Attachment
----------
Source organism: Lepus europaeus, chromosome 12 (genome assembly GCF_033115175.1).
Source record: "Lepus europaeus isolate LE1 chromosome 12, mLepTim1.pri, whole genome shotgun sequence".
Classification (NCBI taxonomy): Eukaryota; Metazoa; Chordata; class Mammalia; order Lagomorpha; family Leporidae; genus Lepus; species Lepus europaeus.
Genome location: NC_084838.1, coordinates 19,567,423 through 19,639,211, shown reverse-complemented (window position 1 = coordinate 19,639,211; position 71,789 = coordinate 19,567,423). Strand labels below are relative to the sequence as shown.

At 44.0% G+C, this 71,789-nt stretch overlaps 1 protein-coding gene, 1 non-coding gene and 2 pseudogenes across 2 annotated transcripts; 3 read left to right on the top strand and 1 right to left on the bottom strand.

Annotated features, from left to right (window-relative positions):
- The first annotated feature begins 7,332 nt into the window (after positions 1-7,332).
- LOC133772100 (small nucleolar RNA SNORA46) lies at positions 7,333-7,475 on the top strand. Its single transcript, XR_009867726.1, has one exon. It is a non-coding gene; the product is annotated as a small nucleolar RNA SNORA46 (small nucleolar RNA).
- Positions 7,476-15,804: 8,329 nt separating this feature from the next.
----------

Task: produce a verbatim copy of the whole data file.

Source organism: Lepus europaeus, chromosome 12 (genome assembly GCF_033115175.1).
Source record: "Lepus europaeus isolate LE1 chromosome 12, mLepTim1.pri, whole genome shotgun sequence".
Classification (NCBI taxonomy): Eukaryota; Metazoa; Chordata; class Mammalia; order Lagomorpha; family Leporidae; genus Lepus; species Lepus europaeus.
Genome location: NC_084838.1, coordinates 19,567,423 through 19,639,211, shown reverse-complemented (window position 1 = coordinate 19,639,211; position 71,789 = coordinate 19,567,423). Strand labels below are relative to the sequence as shown.

At 44.0% G+C, this 71,789-nt stretch overlaps 1 protein-coding gene, 1 non-coding gene and 2 pseudogenes across 2 annotated transcripts; 3 read left to right on the top strand and 1 right to left on the bottom strand.

Annotated features, from left to right (window-relative positions):
- The first annotated feature begins 7,332 nt into the window (after positions 1-7,332).
- LOC133772100 (small nucleolar RNA SNORA46) lies at positions 7,333-7,475 on the top strand. Its single transcript, XR_009867726.1, has one exon. It is a non-coding gene; the product is annotated as a small nucleolar RNA SNORA46 (small nucleolar RNA).
- Positions 7,476-15,804: 8,329 nt separating this feature from the next.